A novel of the cruelty of war, and tenuousness of life and the impossibility of love.
Richard Flanagan’s story — of Dorrigo Evans, an Australian doctor haunted by a love affair with his uncle’s wife — journeys from the caves of Tasmanian trappers in the early twentieth century to a crumbling pre-war beachside hotel, from a Thai jungle prison to a Japanese snow festival, from the Changi gallows to a chance meeting of lovers on the Sydney Harbour Bridge.
Taking its title from 17th-century haiku poet Basho’s travel journal, The Narrow Road To The Deep North is about the impossibility of love. At its heart is one day in a Japanese slave labour camp in August 1943. As the day builds to its horrific climax, Dorrigo Evans battles and fails in his quest to save the lives of his fellow POWs, a man is killed for no reason, and a love story unfolds.
~Synopsis from goodreads
Hooboy! This book was one hell of an emotional roller-coaster.
Of course, I knew going in that it was a World War 2 novel, and that it was a Man Booker 2014 award winner, a combination that equals a harrowing reading experience. So, I went into the book with all my expectations set.
But in spite of the heads-up, I found myself struggling with portions of the book, and surprisingly those were not related to the war at all.
The beginning. The book starts with the main protagonist Dorrigo Evans’ childhood and his pre-war years when he has a love affair with his uncle’s young wife. I suppose the reason for this love affair was to give us a better understanding of Dorrigo, his character and motivations, and maybe add some pathos to the story.
Why this plot point just did not resonate with me.
- First, it’s an extramarital affair so for me to sympathize with the lovers, the love story has to be extraordinary, which it’s not. It’s banal in the extreme.
- Second, the object of his affections, the love of his life who will haunt him till the end of his days, she is so trite, so unappealing, so boring that I just skimmed through this entire affair, and ended up having no interest whatever in how this love story fared.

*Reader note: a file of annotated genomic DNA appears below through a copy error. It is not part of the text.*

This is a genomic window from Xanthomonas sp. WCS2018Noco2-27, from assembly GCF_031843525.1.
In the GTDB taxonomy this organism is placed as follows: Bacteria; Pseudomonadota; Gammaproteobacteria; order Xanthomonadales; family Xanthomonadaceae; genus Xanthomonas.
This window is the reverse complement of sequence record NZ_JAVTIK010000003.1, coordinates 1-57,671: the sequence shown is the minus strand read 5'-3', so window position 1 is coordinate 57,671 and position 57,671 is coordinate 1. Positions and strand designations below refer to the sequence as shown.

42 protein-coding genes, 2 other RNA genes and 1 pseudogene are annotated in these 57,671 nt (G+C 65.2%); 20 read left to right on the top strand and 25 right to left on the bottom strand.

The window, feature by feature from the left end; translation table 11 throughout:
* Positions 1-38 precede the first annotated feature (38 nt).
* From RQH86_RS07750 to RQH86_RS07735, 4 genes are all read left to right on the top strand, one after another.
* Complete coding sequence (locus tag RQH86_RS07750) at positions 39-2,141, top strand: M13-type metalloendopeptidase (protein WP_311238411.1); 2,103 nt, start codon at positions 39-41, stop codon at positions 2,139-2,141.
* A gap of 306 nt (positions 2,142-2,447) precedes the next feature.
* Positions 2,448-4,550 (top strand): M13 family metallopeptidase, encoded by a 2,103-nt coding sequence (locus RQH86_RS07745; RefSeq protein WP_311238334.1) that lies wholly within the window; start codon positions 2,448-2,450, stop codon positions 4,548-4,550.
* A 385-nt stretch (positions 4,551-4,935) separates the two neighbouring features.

Thankfully, once the war starts, and Dorrigo and company are prisoners of war, the book starts to live up to the acclaim that it has received by critics and bloggers so far.
These sections of the book are pretty graphic, harrowing, and morally troubling, but they are also the most moving and best-written sections of the book.
Flanagan has written this book in honor of his father who was a POW in a Japanese camp during World War 2, and I can guess that a lot of the descriptions and situations in these sections of the book come directly from the man who actually experienced it. Flanagan presents his reasons for writing this book indirectly in a very beautiful way:
We remember nothing. Maybe for a year or two. Maybe most of a life, if we live. Maybe. But then we will die, and who will ever understand any of this? And maybe we remember nothing most of all when we put our hands on our hearts and carry on about not forgetting.
Maybe this book is a recount of the incidents to make sure that people do not forget it ever happened?
And maybe that’s why I loved this part of the book so much. The prose in this section just reads so honest and truthful and sincere, and from the heart.
I loved the post-war sections also which document how the survivors all dealt with their past in so many different ways – some chose to forget, some chose to overlook their cruelties, and some choose to pretend that life is just the same, and that the war was just an aberration, while all the time, it’s actually the other way round.
On the whole, I love this book, but recommend it only for the patient. It’s a chunkster and the first 100 odd pages were pretty rough going for me. In addition, I recommend it for people with a strong stomach who can stand the violence and gruesomeness that is the war portions.
It’s most definitely not a book for everyone, but if you like literary reads in general, and you have the time for it, I think you will be well-rewarded.
You can also purchase a copy of this book from Amazon